UNITED STATES

Question about fair pay trips up Miss USA contestant Marissa Powell

PUBLISHED : Wednesday, 19 June, 2013, 12:00am
UPDATED : Wednesday, 19 June, 2013, 1:51am
 

Miss Utah is the latest beauty queen to trip on American television - not over her gown, but during the interview segment.

Asked about fair pay for women at the Miss USA pageant on Sunday night, Marissa Powell gave a rambling, awkwardly worded answer that included several long pauses and the phrase "create education better".

We need to see how to create education better ... Thank you
MARISSA POWELL, MISS UTAH

The cringe-inducing response was getting lots of buzz on Monday. As a video of the interview racked up hundreds of thousands of views, pageant co-owner Donald Trump told the haters on Twitter that anyone can lose their train of thought.

The question was a bit of a head scratcher in itself.

"A recent report shows that in 40 per cent of American families with children, women are the primary earners, yet they continue to earn less than men. What does this say about society?" judge Nene Leakes asked.

"I think we can relate this back to education, and how we are continuing to try to strive … to …," said Powell, 21, appearing to lose her way. After a long pause, she continued: "… figure out how to create jobs right now. That is the biggest problem. And I think, especially the men are … seen as the leaders of this, and so we need to see how to create education better. So that we can solve this problem. Thank you."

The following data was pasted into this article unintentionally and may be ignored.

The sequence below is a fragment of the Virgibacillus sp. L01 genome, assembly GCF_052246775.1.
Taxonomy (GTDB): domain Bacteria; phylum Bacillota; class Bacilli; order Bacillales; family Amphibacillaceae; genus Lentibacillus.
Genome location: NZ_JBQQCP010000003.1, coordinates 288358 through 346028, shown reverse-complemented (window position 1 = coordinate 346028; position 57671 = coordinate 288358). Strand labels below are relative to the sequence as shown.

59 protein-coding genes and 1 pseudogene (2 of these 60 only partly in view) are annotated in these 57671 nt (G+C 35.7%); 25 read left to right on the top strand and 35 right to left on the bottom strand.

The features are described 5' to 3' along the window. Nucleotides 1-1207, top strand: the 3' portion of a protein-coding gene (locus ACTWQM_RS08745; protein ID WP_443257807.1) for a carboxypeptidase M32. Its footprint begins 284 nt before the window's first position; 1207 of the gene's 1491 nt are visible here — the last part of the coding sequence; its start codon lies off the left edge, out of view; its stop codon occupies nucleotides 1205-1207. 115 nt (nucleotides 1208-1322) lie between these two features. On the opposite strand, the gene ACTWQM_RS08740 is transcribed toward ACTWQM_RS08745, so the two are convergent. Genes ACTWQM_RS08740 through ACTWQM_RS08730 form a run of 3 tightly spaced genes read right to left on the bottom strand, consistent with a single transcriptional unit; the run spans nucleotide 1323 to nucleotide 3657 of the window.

Despite the stammering, she came third runner-up.

Powell is not the only beauty to mangle the interview. Blunders are part of the appeal of the live show, and hers was certainly not the pageant's worst.

Miss South Carolina took that crown with her 2007 "such as"-filled response to a question about why Americans can't find their own country on a map. That word-soup answer managed to include South Africa, Iraq, nation building and an allusion to a supposed map shortage in the US

Miss California 2009 brought the phrase "opposite marriage" into the mainstream when she told gay blogger Perez Hilton that she opposed same-sex marriage.

In December, Miss Venezuela became the talk of the internet after she attempted to answer a question in English during the Miss Universe contest, also held in Las Vegas. Her answer was unintelligible at times, and fans said it cost her the competition.

But at least Miss Venezuela had a language barrier to blame.

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